Luigi Luca Cavalli-Sforza (born January 25, 1922) is an Italian population geneticist born in Genoa, who has been a professor at Stanford University since 1970 (now emeritus). One of the most important geneticists of the 20th century, he has summed up his work for laymen under five topics covered in Genes, Peoples, and Languages (2000). Physiologist and evolutionary biologist Jared Diamond praised the work for "demolishing scientists' attempts to classify human populations into races in the same way that they classify birds and other species into races."
Cavalli-Sforza's The History and Geography of Human Genes (1994 with Paolo Menozzi and Alberto Piazza) is considered a standard for geneticists. The authors identify ten genetic clusters in the global population: East Asians, Europeans, Inuit or Eskimos, Southeast Asians, Native Americans, Pacific Islanders, South Asians and North Africans, sub-Saharan Africans, southern-African Khoisan and central-African Pygmies, and Australian Aborigines. Cavalli-Sforza also wrote The Great Human Diasporas: The History of Diversity and Evolution (with his son Francesco).
Once the genetic structure of inheritance had been made plain, Cavalli-Sforza was one of the first scientists to ask whether the genes of modern populations might contain an inherited historical record of the human species. The study of demographics was already well-established, based on linguistic, cultural, and archaeological clues, but it had become overlaid with nationalist and racist ideologies. Cavalli-Sforza initiated a new field of research by combining the concrete findings of demography with a newly-available analysis of blood groups in an actual human population.
Cavalli-Sforza has studied the connections between migration patterns and blood groups.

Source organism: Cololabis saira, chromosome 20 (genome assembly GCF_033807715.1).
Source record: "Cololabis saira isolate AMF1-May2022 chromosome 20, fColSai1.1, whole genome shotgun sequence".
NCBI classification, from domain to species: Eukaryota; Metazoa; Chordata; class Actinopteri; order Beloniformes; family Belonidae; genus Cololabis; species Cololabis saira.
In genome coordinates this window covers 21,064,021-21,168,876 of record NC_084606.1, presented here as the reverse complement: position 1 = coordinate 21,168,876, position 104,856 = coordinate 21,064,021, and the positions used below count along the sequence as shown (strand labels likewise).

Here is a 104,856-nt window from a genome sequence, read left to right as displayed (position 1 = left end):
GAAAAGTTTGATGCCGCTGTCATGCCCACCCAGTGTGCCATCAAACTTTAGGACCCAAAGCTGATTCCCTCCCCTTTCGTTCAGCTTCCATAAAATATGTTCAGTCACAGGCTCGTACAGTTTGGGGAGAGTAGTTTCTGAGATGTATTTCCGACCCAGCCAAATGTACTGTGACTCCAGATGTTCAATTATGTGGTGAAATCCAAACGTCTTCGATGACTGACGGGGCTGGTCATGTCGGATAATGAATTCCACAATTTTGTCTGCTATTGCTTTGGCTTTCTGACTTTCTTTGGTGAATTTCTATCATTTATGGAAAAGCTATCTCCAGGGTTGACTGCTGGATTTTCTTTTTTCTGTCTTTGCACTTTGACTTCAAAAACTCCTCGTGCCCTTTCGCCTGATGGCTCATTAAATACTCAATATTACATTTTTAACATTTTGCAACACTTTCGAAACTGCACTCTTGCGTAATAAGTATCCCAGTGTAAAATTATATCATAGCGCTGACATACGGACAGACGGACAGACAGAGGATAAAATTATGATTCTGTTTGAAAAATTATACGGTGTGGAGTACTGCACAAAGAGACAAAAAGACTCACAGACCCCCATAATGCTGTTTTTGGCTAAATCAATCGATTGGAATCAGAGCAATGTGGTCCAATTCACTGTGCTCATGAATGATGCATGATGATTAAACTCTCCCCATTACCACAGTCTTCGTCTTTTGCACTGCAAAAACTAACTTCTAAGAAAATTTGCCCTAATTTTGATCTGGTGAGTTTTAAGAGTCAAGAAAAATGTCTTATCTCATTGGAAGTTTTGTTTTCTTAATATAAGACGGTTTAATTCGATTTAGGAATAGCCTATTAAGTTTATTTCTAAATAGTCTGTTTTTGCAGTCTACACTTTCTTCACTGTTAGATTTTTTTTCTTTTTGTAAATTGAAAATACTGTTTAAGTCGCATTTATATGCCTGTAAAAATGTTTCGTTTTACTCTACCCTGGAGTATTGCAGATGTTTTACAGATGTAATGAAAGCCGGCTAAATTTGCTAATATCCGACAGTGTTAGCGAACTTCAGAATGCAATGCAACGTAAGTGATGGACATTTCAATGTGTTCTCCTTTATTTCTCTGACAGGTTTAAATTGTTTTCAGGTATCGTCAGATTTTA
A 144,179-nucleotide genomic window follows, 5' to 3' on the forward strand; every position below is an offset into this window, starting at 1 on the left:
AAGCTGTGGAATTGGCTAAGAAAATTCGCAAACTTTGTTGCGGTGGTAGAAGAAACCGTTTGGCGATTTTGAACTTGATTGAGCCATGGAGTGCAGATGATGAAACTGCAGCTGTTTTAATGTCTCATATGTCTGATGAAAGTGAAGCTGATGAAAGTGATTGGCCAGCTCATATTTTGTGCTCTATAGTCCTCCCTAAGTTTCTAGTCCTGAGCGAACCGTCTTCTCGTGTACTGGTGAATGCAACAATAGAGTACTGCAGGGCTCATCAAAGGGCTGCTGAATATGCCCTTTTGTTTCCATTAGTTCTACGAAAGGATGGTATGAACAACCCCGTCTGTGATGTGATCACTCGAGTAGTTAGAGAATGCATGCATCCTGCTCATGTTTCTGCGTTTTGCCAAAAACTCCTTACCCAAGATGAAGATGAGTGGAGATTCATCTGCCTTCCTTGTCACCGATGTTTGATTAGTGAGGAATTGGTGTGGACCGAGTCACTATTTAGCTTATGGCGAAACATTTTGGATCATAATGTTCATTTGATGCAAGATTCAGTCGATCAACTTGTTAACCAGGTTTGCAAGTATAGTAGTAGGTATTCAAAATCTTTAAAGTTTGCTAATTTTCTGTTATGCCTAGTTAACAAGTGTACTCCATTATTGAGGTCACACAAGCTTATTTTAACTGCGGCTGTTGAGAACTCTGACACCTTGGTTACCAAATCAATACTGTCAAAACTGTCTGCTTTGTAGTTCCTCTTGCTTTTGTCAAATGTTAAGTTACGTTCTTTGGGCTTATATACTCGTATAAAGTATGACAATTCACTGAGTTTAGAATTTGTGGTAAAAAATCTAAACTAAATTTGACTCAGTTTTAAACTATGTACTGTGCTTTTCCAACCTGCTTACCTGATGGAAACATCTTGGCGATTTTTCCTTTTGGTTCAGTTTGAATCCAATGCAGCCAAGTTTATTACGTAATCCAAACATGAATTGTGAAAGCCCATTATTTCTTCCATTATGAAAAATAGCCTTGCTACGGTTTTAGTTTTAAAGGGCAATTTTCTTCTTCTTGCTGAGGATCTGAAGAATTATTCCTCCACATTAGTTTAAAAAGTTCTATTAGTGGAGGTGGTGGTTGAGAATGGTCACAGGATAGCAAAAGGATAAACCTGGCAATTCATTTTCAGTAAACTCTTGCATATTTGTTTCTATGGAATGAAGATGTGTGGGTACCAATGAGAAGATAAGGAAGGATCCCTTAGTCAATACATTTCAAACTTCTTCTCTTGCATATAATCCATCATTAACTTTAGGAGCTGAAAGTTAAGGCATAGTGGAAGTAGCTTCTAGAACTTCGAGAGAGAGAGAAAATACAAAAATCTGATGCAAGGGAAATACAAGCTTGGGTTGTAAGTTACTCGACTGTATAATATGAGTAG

While Cavalli-Sforza is most often credited with his work in genetics, he also, in collaboration with Marcus Feldman, initiated the sub-discipline of cultural anthropology known alternatively as coevolution, gene-culture coevolution, cultural transmission theory or dual inheritance theory. The seminal publication Cultural Transmission and Evolution: A Quantitative Approach (1981) made use of models from population genetics to investigate the transmission of culturally transmitted units. This line of inquiry initiated research into the correlation of patterns of genetic and cultural dispersion.
Cavalli-Sforza received his M.D. from the University of Pavia in 1944. His post-war studies at Cambridge in the area of bacterial genetics were followed by years of teaching in northern Italy, in Milan, Parma, and Pavia, and a move in 1970 to Stanford, where he found the intellectual culture more open-ended and cooperative, and where he has remained.
In a paper published in 1997, Shomarka Keita and Rick A. Kittles have criticized the primary methodology used by Cavalli-Sforza and other like-minded geneticists, pointing out the "inappropriateness of using a priori predefined racial categories and then sorting genetic diversity as much as possible into these categories." ()
He has also been accused of "cultural insensitivity, neocolonialism, and biopiracy." ()
However, according to an article published in The Economist, the work of Cavalli-Sforza "challenges the assumption that there are significant genetic differences between human races, and indeed, the idea that 'race' has any useful biological meaning at all." ()
Steve Sailor, an admitedly conservative commentator, takes Cavalli-Sforza to task exactly for this reason:
"Cavalli-Sforza himself has written, 'The classification into races has proved to be a futile exercise'; that his research is 'expected to undermine the popular belief that there are clearly defined races, and to contribute to the elimination of racism'; and that The idea of race in the human species serves no purpose. Don't believe any of this. This is merely a politically correct smoke screen that Cavalli-Sforza regularly pumps out to keep his life's work -- distinguishing the races of mankind and compiling their genealogies -- from being defunded by the commissars of acceptable thinking at Stanford."():
Professor Cavalli-Sforza's Homepage at Stanford University